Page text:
State v. Mohamud

Annotate this Case
Justia Opinion Summary

Defendant was convicted of possessing a shank in prison. Defendant appealed, arguing (1) the trial court erred in denying his motion to dismiss because the State lost or destroyed a video recording of the discovery of the shank, and (2) his counsel was ineffective in stipulating to the due process analysis applicable to claims regarding evidence destroyed or lost by the State. The Supreme Court affirmed, holding (1) under the due process analysis set forth in State v. Tiedemann, Defendant’s due process rights were not violated; and (2) Defendant’s counsel did not provide ineffective assistance.

Download PDF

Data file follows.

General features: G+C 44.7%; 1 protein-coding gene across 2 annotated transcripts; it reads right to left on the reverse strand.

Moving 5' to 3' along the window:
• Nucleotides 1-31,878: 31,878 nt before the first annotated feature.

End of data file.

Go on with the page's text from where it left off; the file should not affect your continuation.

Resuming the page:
This opinion is subject to revision before final publication in the Pacific Reporter 2017 UT 23 IN THE SUPREME COURT OF THE STATE OF UTAH STATE OF UTAH, Appellee, v. KHALID MOHAMUD, Appellant. No. 20140844 Filed April 21, 2017 On Direct Appeal Third District, West Jordan The Honorable Terry L. Christiansen No. 131401310 Attorneys: Herschel Bullen, Salt Lake City, for appellant Sean D. Reyes, Att’y Gen., Christopher D. Ballard, Asst. Solic. Gen., Salt Lake City, for appellee CHIEF JUSTICE DURRANT authored the opinion of the Court in which JUSTICE DURHAM and JUSTICE HIMONAS joined. ASSOCIATE CHIEF JUSTICE LEE filed a concurring opinion, in which JUSTICE PEARCE joined. CHIEF JUSTICE DURRANT, opinion of the Court: Introduction ¶ 1 This case, along with State v. DeJesus, 1 requires us to apply the due process analysis we set forth in State v. Tiedemann,2 which _____________________________________________________________ 1 2017 UT 22, --- P.3d ---. 2 2007 UT 49, ¶ 44, 162 P.3d 1106. STATE v. MOHAMUD Opinion of the Court addresses the due process rights of criminal defendants when evidence has been lost or destroyed. Defendant Khalid Mohamud was sentenced to an indeterminate term of one to fifteen years in prison for possessing a shank in prison. He argues on appeal that a video recording of the discovery of the shank was lost or destroyed by the State and that this loss of evidence violated his due process rights and required the dismissal of the case. He also raises an ineffective assistance claim, arguing that his counsel was ineffective in stipulating to the due process analysis applicable to claims regarding evidence lost or destroyed by the State. The stipulation conceded that there is a threshold requirement that the defendant show a reasonable probability that the lost evidence would have been exculpatory. Under the due process analysis set forth in Tiedemann, we hold that Mr. Mohamud’s due process rights were not violated and that his counsel did not render ineffective assistance. We thus affirm the trial court’s decision. Background ¶ 2 On August 29, 2013, Mr. Mohamud, who was incarcerated in the Utah State Prison, was scheduled to transfer to another cell to allow another inmate to move into his former cell. There were three officers involved in the transfer: Officer Miller, who was stationed in the control room that overlooked the prison section in which Mr. Mohamud was held, and Officers Auelua and Weaver, who were standing outside of the section containing Mr. Mohamud. Mr. Mohamud was instructed to leave his cell, place his possessions in front of his new cell, enter the section shower, and lock the shower door so that the new inmate could be moved into Mr. Mohamud’s former cell. Mr. Mohamud placed his possessions in front of the new cell and entered the shower, but did not close or lock the door. Officer Miller, via intercom from the control room, accordingly instructed Mr. Mohamud to approach the section door. ¶ 3 After Mr. Mohamud approached the door, Officer Auelua handcuffed him and led him through the door into a “horseshoe” area. As Officer Auelua escorted Mr. Mohamud, Officer Weaver noticed “a pretty good-sized bulge” in Mr. Mohamud’s left sock. Officer Weaver asked Mr. Mohamud about the bulge. When Mr. Mohamud did not respond, Officer Weaver asked him to step up against the wall. Mr. Mohamud complied, and Officer Weaver reached down into his sock and pulled out a metal shank that could have “kill[ed] somebody.” Officer Auelua testified that he saw Officer Weaver remove the shank, and Officer Miller testified that although he saw Officer Weaver reach down to Mr. Mohamud’s ankle, he did not personally see the shank. Officer Miller also 2 Cite as: 2017 UT 23 Opinion of the Court testified that Officer Weaver told him that Officer Weaver had found a shank in Mr. Mohamud’s sock. ¶ 4 After the shank was discovered, Officers Weaver and Auelua escorted Mr. Mohamud to a holding cell. While being escorted, Mr. Mohamud asked questions like “[W]hy are you bringing me down here? What did I do?” Officer Weaver took a picture of the shank and prepared a report. Subsequently, Bryan Heyborne, an investigator for the Utah Department of Corrections, was assigned to the case. As part of his investigation, Mr. Heyborne spoke with Mr. Mohamud and, among other questions, asked him whether the shank belonged to a cellmate. Mr. Mohamud said it did not. Mr. Heyborne also reviewed Officer Weaver’s report, though he did not review or otherwise seek to obtain or preserve any available surveillance footage. ¶ 5 On October 11, 2013, Mr. Mohamud was charged with one count of possessing a prohibited item in a correctional facility. On November 6, 2013, counsel for Mr. Mohamud submitted a discovery request seeking all video recordings of the event. Counsel renewed this request on January 9, 2014. Soon after, the State told defense counsel that any footage that might have captured the incident would have already been recorded over. According to Mr. Heyborne’s later testimony, recordings from surveillance cameras “are saved for about approximately 30 days, and then they are recorded over.” Thus, by the time charges were filed—forty-three days after the incident—any footage that might have captured the incident had already been lost. In response to this information, Mr. Mohamud moved to dismiss the charges against him, arguing that there was surveillance footage that captured the incident, that it had been lost or destroyed by the State, that there was a reasonable probability the evidence would have been exculpatory because it could have impeached the State’s witnesses’ credibility, and that he was prejudiced by the loss of the evidence. ¶ 6 During the hearing on Mr. Mohamud’s motion to dismiss, the court asked defense counsel, “Don’t you have to show on behalf of Mr. Mohamud that there is a reasonable probability that the destroyed videotape would be exculpatory?” Counsel agreed that this was the standard “as laid out in Tiedemann.” Counsel argued that a video recording of the incident would have been exculpatory because it could have impeached the testimony of the officers, though he provided no further details as to what specific testimony would have been impeached. When questioned by the court about 3 STATE v. MOHAMUD Opinion of the Court the lack of details and supporting evidence, counsel for Mr. Mohamud stated that “there is no way for us to actually proffer” evidence that the lost video would have been exculpatory “aside from Mr. Mohamud’s own testimony,” which would require him to “waiv[e] his right against self[-]incrimination or his right to remain silent.” ¶ 7 Because Mr. Mohamud chose not to testify, the only evidence put on during this hearing was testimony from Mr. Heyborne, the investigator. He testified that “most” prison facilities have surveillance cameras, that there were some cameras in the unit where Mr. Mohamud was being held, and that these cameras generally “record[] and . . . are on.” Mr. Heyborne also testified that while he knows where some of the cameras are located, and that they possibly could have recorded the incident, he did not “know if those cameras were actually recording that day,” he never “view[ed] any recordings for August 29th of 2013,” and he “ha[d] no knowledge whether or not there was an actual recording made.” Ultimately there was no testimony as to whether the cameras were on and recording, what the recording would have shown, or whether the recording would have contradicted the facts as alleged by the State. ¶ 8 At the end of the hearing, the court concluded that the lack of evidence showing a reasonable probability that the lost evidence would be exculpatory was the dispositive issue. The court held that defense counsel’s statement that “he believes it is potentially exculpatory . . . doesn’t meet the standard of the case law.” The court also found that “there is not even evidence that there was a videotape. There may have been a videotape. There is no evidence the cameras were on or they were off at the time[,] . . . nothing to indicate what the camera . . . would have seen, if it would have even seen this incident.” Accordingly, the trial court denied Mr. Mohamud’s motion to dismiss. ¶ 9 A one-day jury trial was held on August 13, 2014. The jury found Mr. Mohamud guilty of one count of transportation or possession of items prohibited in correctional and mental health facilities. The court sentenced Mr. Mohamud on September 2, 2014, to an indeterminate term of one to fifteen years in prison, to run consecutively to his other sentence. He timely appealed. After he filed his opening brief, the court of appeals certified the case to us. We have jurisdiction pursuant to Utah Code section 78A-3-102(3)(b). 4 Cite as: 2017 UT 23 Opinion of the Court Standard of Review ¶ 10 There are two issues on appeal: first, whether Mr. Mohamud’s trial counsel rendered ineffective assistance under Strickland v. Washington 3 and, second, whether Mr. Mohamud’s due process rights were violated by the loss or destruction of evidence under the standard set forth in State v. Tiedemann. 4 As to the first issue, “‘[a] claim of ineffective assistance of counsel raised for the first time on appeal presents a question of law’ that the court reviews for correctness.” 5 The second issue, the due process question, is a mixed question of fact and law. We review the legal question involved—whether due process was violated—for correctness. 6 But the underlying factual determinations on which this legal question is based will not be set aside unless “clearly erroneous.” 7 Analysis ¶ 11 Mr. Mohamud raises two issues on appeal: first, that his trial counsel rendered ineffective assistance by stipulating to the legal test the trial court employed to determine whether Mr. Mohamud’s due process rights were violated by the alleged destruction of evidence; and, second, that the court erred by not dismissing Mr. Mohamud’s case because his due process rights were indeed violated by the alleged destruction of evidence. Both of these issues depend on a threshold question: What is the proper legal standard for deciding whether a due process violation occurs as a result of the destruction of evidence? ¶ 12 We first addressed this question in State v. Tiedemann, where we held that _____________________________________________________________ 3 466 U.S. 668 (1984). 4 2007 UT 49, 162 P.3d 1106. 5 State v. Lucero, 2014 UT 15, ¶ 11, 328 P.3d 841 (citation omitted). Tiedemann, 2007 UT 49, ¶ 12 (“Whether the State’s destruction of potentially exculpatory evidence violates due process is a question of law that we review for correctness.”). 6 Id. (“[B]ecause [the due process] question requires application of facts in the record to the due process standard, we incorporate a clearly erroneous standard for the necessary subsidiary factual determinations.” (citation omitted)). 7 5 STATE v. MOHAMUD Opinion of the Court In cases where a defendant has shown a reasonable probability that lost or destroyed evidence would be exculpatory, we find it necessary to require consideration of the following: (1) the reason for the destruction or loss of the evidence, including the degree of negligence or culpability on the part of the State; and (2) the degree of prejudice to the defendant in light of the materiality and importance of the missing evidence in the context of the case as a whole, including the strength of the remaining evidence. 8 The key issue raised by Mr. Mohamud is whether the Tiedemann due process analysis requires a threshold showing that there is a reasonable probability the lost or destroyed evidence would have been exculpatory. This issue is common to both this case and to another case heard and decided contemporaneously, State v. DeJesus. 9 Because the issue is more centrally presented in DeJesus, we address the applicable standard more fully therein. 10 For purposes of this case, it is sufficient to recognize that the Tiedemann due process analysis does require a criminal defendant to prove as a threshold matter that there is a reasonable probability that the lost or destroyed evidence would have been exculpatory, and that without such a showing, the defendant has no due process claim. ¶ 13 With this standard in mind, we turn now to Mr. Mohamud’s arguments on appeal. We first address his ineffective assistance claim and hold that his counsel was not ineffective in agreeing to the correct due process standard. We then review Mr. Mohamud’s claim that his due process rights were violated by the alleged loss of the surveillance recordings and conclude that they were not, because he failed to make the threshold showing under Tiedemann that the evidence had a reasonable probability of being exculpatory. Accordingly, we affirm the decision of the trial court. I. Mr. Mohamud’s Counsel Was Not Ineffective ¶ 14 Mr. Mohamud contends that his trial counsel’s failure to argue for an interpretation of Tiedemann that does not impose a threshold requirement—an interpretation different from the one we _____________________________________________________________ 8 State v. Tiedemann, 2007 UT 49, ¶ 44, 162 P.3d 1106. 9 2017 UT 22, --- P.3d ---. 10 See id. ¶¶ 21–36. 6 Cite as: 2017 UT 23 Opinion of the Court endorse above and in State v. DeJesus 11—constituted ineffective assistance. A claim of ineffective assistance of counsel is governed by Strickland v. Washington. 12 The test to determine if a defendant received ineffective assistance has two prongs: first, “the defendant must show that counsel’s representation fell below an objective standard of reasonableness.” 13 “This requires showing that counsel made errors so serious that counsel was not functioning as the ‘counsel’ guaranteed the defendant by the Sixth Amendment.” 14 But “so long as ‘a rational basis for counsel’s performance can be articulated, we will assume counsel acted competently.’” 15 And “[t]here is a strong presumption that counsel’s conduct falls within the wide range of reasonable professional assistance.” 16 The second prong of the test requires the defendant to show that “any deficiencies in counsel’s performance [were] prejudicial to the defense.” 17 Because we find that Mr. Mohamud’s counsel did not err in agreeing to the trial court’s interpretation of Tiedemann, we hold that Mr. Mohamud’s claim fails under the first prong of the Strickland test. ¶ 15 Mr. Mohamud’s ineffective assistance claim stems from an exchange between the court and his counsel during the hearing on his motion to dismiss. The trial court asked Mr. Mohamud’s counsel, “Don’t you have to show on behalf of Mr. Mohamud that there is a reasonable probability that the destroyed videotape would be exculpatory?” Counsel agreed that this was the standard “as laid out in Tiedemann.” Mr. Mohamud argues that counsel should have instead pressed for the interpretation of Tiedemann set forth in the court of appeals case State v. Jackson, which laid out a due process analysis that did not include a threshold requirement that the defendant establish a reasonable probability that the lost or _____________________________________________________________ 11 2017 UT 22, ¶ 29, --- P.3d ---. 12 466 U.S. 668 (1984). 13 Id. at 688. 14 Id. at 687. State v. King, 2010 UT App 396, ¶ 31, 248 P.3d 984 (citation omitted). 15 State v. Larrabee, 2013 UT 70, ¶ 19, 321 P.3d 1136 (alteration in original) (citation omitted). 16 17 Strickland, 466 U.S. at 692. 7 STATE v. MOHAMUD Opinion of the Court destroyed evidence would have been exculpatory. 18 In Mr. Mohamud’s view, a “[f]ailure to cast the law in the light most favorable to one’s client regarding potentially exculpatory evidence” constitutes ineffective assistance. ¶ 16 The problem with Mr. Mohamud’s argument is it requires us to hold that counsel may be ineffective for agreeing to a reasonable (and ultimately correct) statement of the law. As we discuss in State v. DeJesus, Tiedemann clearly establishes a threshold reasonable probability requirement, 19 and we obviously cannot fault Mr. Mohamud’s counsel for agreeing with us as to the proper analysis. Further, the basis for the argument Mr. Mohamud claims his counsel should have made is tenuous. Although the court of appeals’ decision in Jackson could be read to suggest there was no threshold reasonable probability requirement—a statement at odds with our pronouncement in Tiedemann—the court of appeals later contradicted this interpretation in State v. Otkovic. 20 ¶ 17 Although counsel must provide effective representation, this does not include a requirement to make every possible objection or raise every conceivable legal argument in favor of a criminal defendant. 21 Counsel properly acts “within the wide range of _____________________________________________________________ 2010 UT App 328, ¶ 20, 243 P.3d 902. In Jackson, the court of appeals interpreted Tiedemann as holding that “courts should consider the ‘nonexclusive factors’ outlined in rule 16’ . . . [and], [a]dditionally, if a defendant establishes ‘a reasonable probability that lost or destroyed evidence would be exculpatory,’ courts also need to consider” the culpability of the State and “the degree of prejudice to the defendant.” Id. (citation omitted). As discussed in State v. DeJesus, this interpretation of Tiedemann is erroneous, and we disavow it. 18 19 2017 UT 22, ¶¶ 24–27. 2014 UT App 58, ¶ 24, 322 P.3d 746 (holding that “to prevail on [a motion to dismiss], a defendant must first demonstrate, as a threshold matter, that there is ‘a reasonable probability that lost or destroyed evidence would be exculpatory’” (quoting Tiedemann, 2007 UT 49, ¶ 44)). 20 See King, 2010 UT App 396, ¶ 31 (“[N]either speculative claims nor counsel’s failure to make futile objections establishes ineffective assistance of counsel.” (quoting State v. Chacon, 962 P.2d 48, 51 (Utah 1998))). 21 8 Cite as: 2017 UT 23 Opinion of the Court reasonable professional assistance” 22 in not raising a legal argument if he or she could reasonably conclude based on existing law that raising the argument would be fruitless or ineffective strategy.23 Thus, although Mr. Mohamud’s counsel may have had some basis under Jackson to argue against the standard imposed by the trial court, his counsel’s apparent choice to follow the plain language of Tiedemann—an interpretation we have reaffirmed today—and the more recently decided court of appeals case is clearly reasonable. Consequently, we hold that Mr. Mohamud’s counsel’s performance did not fall below an objective standard of reasonableness and thus reject Mr. Mohamud’s ineffective assistance claim. We turn now to whether Mr. Mohamud’s due process rights were violated by the alleged loss of relevant surveillance footage. II. Mr. Mohamud Has Failed to Establish a Reasonable Probability that the Lost or Destroyed Evidence Would Have Been Exculpatory ¶ 18 Mr. Mohamud argues that the trial court erred by denying his motion to dismiss based on the alleged destruction or loss of a video recording of the events leading to his conviction. We held in Tiedemann that, as a matter of Utah constitutional law, a defendant has a due process right to evidence that has a reasonable probability of being exculpatory. 24 Thus, the destruction or loss of such evidence violates due process. As a result, in order to establish a due process violation arising from the loss of evidence, a defendant must first demonstrate a reasonable probability that the lost evidence would have been exculpatory. 25 Once the reasonable probability threshold _____________________________________________________________ 22 Larrabee, 2013 UT 70, ¶ 19 (citation omitted). See Jameson v. Coughlin, 22 F.3d 427, 429 (2d Cir. 1994) (“Based on the precedents . . . at the time of Jameson’s appeal, it was reasonable for counsel to conclude that raising [a particular issue] would not have been effective appellate strategy. . . . 23 “[C]ounsel [also cannot] be deemed incompetent for failing to predict that the New York Court of Appeals would later overrule the Second Department’s reasonable interpretation of New York law.”). See State v. DeJesus, 2017 UT 22, ¶ 45, --- P.3d --- (“[O]nce ‘a defendant has shown a reasonable probability that lost or destroyed evidence would be exculpatory,’ the defendant has established that a due process violation occurred.” (quoting State v. Tiedemann, 2007 UT 49, ¶ 44, 162 P.3d 1106)). 24 25 See id.; see also Tiedemann, 2007 UT 49, ¶ 44. 9 STATE v. MOHAMUD Opinion of the Court has been satisfied, the second part of the Tiedemann analysis sets forth two factors that courts must balance both to determine the seriousness of the due process violation and to fashion the appropriate remedy: (1) the culpability of the State in the loss or destruction of the evidence and (2) the prejudice to the defendant as a result of the missing evidence. 26 ¶ 19 Applying this test to the facts of this case, we first note that Mr. Mohamud challenges the trial court’s finding that “there is not even evidence that there was a videotape. . . . There is no evidence the cameras were on or they were off at the time[,] . . . nothing to indicate what the camera . . . would have seen, if it would have even seen this incident.” We decline to address this challenge on appeal because even if we assume that the alleged video footage both existed and captured the incident at issue, Mr. Mohamud has still failed to show that there was a reasonable probability that it would have been exculpatory. 27 He has proffered only speculation as to what the footage might have shown. This does not rise to the level of reasonable probability. Consequently, Mr. Mohamud has not shown _____________________________________________________________ 26 DeJesus, 2017 UT 22, ¶ 45; Tiedemann, 2007 UT 49, ¶¶ 44–45. Certainly, a necessary predicate to evaluating whether lost or destroyed evidence would have been exculpatory is to establish that the evidence actually existed. In this case, the trial court found, within the context of the motion to dismiss hearing, that Mr. Mohamud provided inadequate evidence to show that a videotape capturing the incident existed. In that hearing, he provided the testimony of the investigator, Mr. Heyborne, that most prison facilities have cameras, there were cameras in Mr. Mohamud’s section, and these cameras “record[] and . . . are on.” This testimony would seem insufficient to establish that a camera was in the area where Mr. Mohamud was searched and would have, if turned on, captured the incident. Accordingly, the trial court found that “there is not even evidence that there was a videotape.” But during the subsequent trial, testimony established that cameras covered the “horseshoe area,” where Mr. Mohamud was detained and searched. While this evidence, together with Mr. Heyborne’s testimony at the hearing that cameras “record[] and . . . are on,” may be sufficient to show a reasonable probability that a videotape capturing the incident existed, we do not reach this factual issue because, as noted above, even if a videotape did exist, Mr. Mohamud has not shown that there was a reasonable probability that it would have been exculpatory. 27 10 Cite as: 2017 UT 23 Opinion of the Court that his due process rights were violated by the loss or destruction of the video recording. ¶ 20 As discussed above and in State v. DeJesus, in order to establish that his due process rights were violated under Tiedemann, Mr. Mohamud must show that there was a reasonable probability that the evidence would have been exculpatory. 28 Although a “reasonable probability” is difficult to define, we have provided some guidelines: “A reasonable probability is a probability sufficient to undermine confidence in the outcome.” 29 It is “above [a] ‘mere possibility,’” though it may fall “substantially short of the ‘more probable than not’” standard. 30 As we discussed in State v. DeJesus, the bar is quite low and will be met so long as the defendant’s proffer as to what the lost evidence would have shown is not “pure speculation or wholly incredible.” 31 But even though the bar is low, there must be more than speculation, which is all that Mr. Mohamud has offered. 32 ¶ 21 The majority of Mr. Mohamud’s argument as to whether or not the lost evidence would have been exculpatory is dedicated to general descriptions of the value of video evidence. As he states, “The video would have been the best evidence of what actually occurred, and, at the very least, there is a reasonable probability that the video would have contained evidence that could have been used to impeach the testimony of the correctional officers.” It is certainly true that a video recording of the incident would have been highly probative of what truly happened. But simply stating that video recordings can be helpful to determine truth does not establish that this particular video recording would have been helpful to Mr. Mohamud in the specific circumstances of his case. _____________________________________________________________ 28 See DeJesus, 2017 UT 22, ¶ 29. State v. Knight, 734 P.2d 913, 920 (Utah 1987) (quoting Strickland v. Washington, 466 U.S. 668, 694 (1984)). 29 30 Id.; see also DeJesus, 2017 UT 22, ¶ 39. 31 DeJesus, 2017 UT 22, ¶ 39. See id. (noting that if the defendant’s proffer of what the lost evidence would have shown and how that evidence would have benefitted the defendant “is not pure speculation or wholly incredible, the standard will be satisfied”). 32 11 STATE v. MOHAMUD Opinion of the Court ¶ 22 Mr. Mohamud must make some proffer as to why the video would have been relevant to his defense, which he has failed to do. Although he states that the video evidence “would have contradicted, discredited or called the correctional officers’ memory into question in some way,” he provides no description, testimony, or other evidence establishing what the video would have shown and how that would have impeached the officers’ testimony. There is no alternative theory of where the shank came from, no suggestion that the shank was planted on Mr. Mohamud, and no description of how the video would have shown that the material aspects of the officers’ testimony were mistaken or false. To establish a reasonable probability that video evidence is exculpatory for impeachment purposes, a defendant cannot rest on the claim that the evidence could have undermined confidence in a witness’s testimony in some possible way, but must instead make some proffer as to what testimony would have been contradicted and how such a contradiction would have aided the defendant. 33 Mr. Mohamud’s speculation that the video evidence could have impeached the officers’ testimony in some unspecified way is insufficient to satisfy the reasonable probability threshold set forth in Tiedemann and DeJesus. 34 ¶ 23 We recognize that, due to the State’s failure to preserve any potentially relevant footage, Mr. Mohamud is hampered in his ability to describe what it contained. This is the reason we have set a low threshold bar by requiring only a reasonable probability. Mr. Mohamud could have met his burden by offering the testimony of other inmates who witnessed the event, as in DeJesus. 35 He also could have testified on his own behalf as to what the video would have shown, which would not have waived his Fifth Amendment right against self-incrimination. Courts have long recognized that “upon a showing of substantial tension between a defendant’s desire to testify in a hearing that adjudicates a claim of constitutional right in a criminal case and the right of that defendant not to give testimony _____________________________________________________________ See id. ¶¶ 39, 44 (holding that the defendant’s proffer of testimony from a potentially unreliable witness and arguably contradictory testimony from a prison guard satisfied the reasonable probability standard because it supported her claim that the State had failed to prove the intent element of the crime). 33 34 See id. ¶¶ 29, 39; Tiedemann, 2007 UT 49, ¶ 44. 35 DeJesus, 2017 UT 22, ¶ 41. 12 Cite as: 2017 UT 23 Opinion of the Court that is incriminating as to the charge in question,” defendants may offer potentially incriminating testimony without surrendering their Fifth Amendment privileges. 36 As the United States Supreme Court stated, it would be “intolerable that one constitutional right should have to be surrendered in order to assert another.” 37 Thus, if no other evidence was available, Mr. Mohamud could have testified on his own behalf as to what discrepancies the video footage would have shown without fear that such testimony would later be used against him. ¶ 24 Mr. Mohamud’s burden to show by reasonable probability that the lost evidence would have been exculpatory includes the duty to make some proffer as to how the surveillance footage could have potentially helped his case, even if such a showing necessitated that he personally testify in some fashion. Although the showing required of defendants is low, there must be something more than speculation about how the evidence could conceivably be exculpatory. And in this case, speculation about potential impeachment is all that has been presented. Accordingly, Mr. Mohamud has failed to show that he was denied due process under the reasonable probability standard set forth in Tiedemann. We therefore affirm the trial court’s denial of his motion to dismiss. Conclusion ¶ 25 Tiedemann properly requires a threshold showing by a defendant that there is a reasonable probability that any lost or destroyed evidence would have been exculpatory. We reject Mr. Mohamud’s ineffective assistance claim because counsel cannot be considered ineffective for agreeing to the correct legal standard. As to his due process claim, Mr. Mohamud has failed to show that the trial court’s factual determination that there was no evidence that the relevant video footage existed was clearly erroneous. Further, even assuming that footage existed, Mr. Mohamud has failed to demonstrate a reasonable probability that it would have been _____________________________________________________________ 36 United States v. Bryser, 95 F.3d 182, 186 (2d Cir. 1996). Simmons v. United States, 390 U.S. 377, 394 (1968) (“[W]hen a defendant testifies in support of a motion to suppress evidence on Fourth Amendment grounds, his testimony may not thereafter be admitted against him at trial on the issue of guilt unless he makes no objection.”). 37 13 Cite as: 2017 UT 23 A.C.J. Lee, Concurring in part and concurring in the judgment exculpatory. Accordingly we affirm the trial court’s denial of his motion to dismiss. ASSOCIATE CHIEF JUSTICE LEE, concurring in part and concurring the judgment: ¶ 26 I concur in the court’s analysis and judgment under the standard set forth in State v. Tiedemann, 2007 UT 49, ¶ 44, 162 P.3d 1106, and State v. DeJesus, 2017 UT 22, __ P.3d __. My only caveat, and sole reason for writing separately, is one I explained in my separate opinion in DeJesus—that the standard for regulating and sanctioning the State’s destruction of evidence is appropriately rooted in our inherent power to regulate proceedings in our courts (as reflected in rule 16 of our criminal rules), and not the Due Process Clause of the Utah Constitution. I concur on that same basis here. 14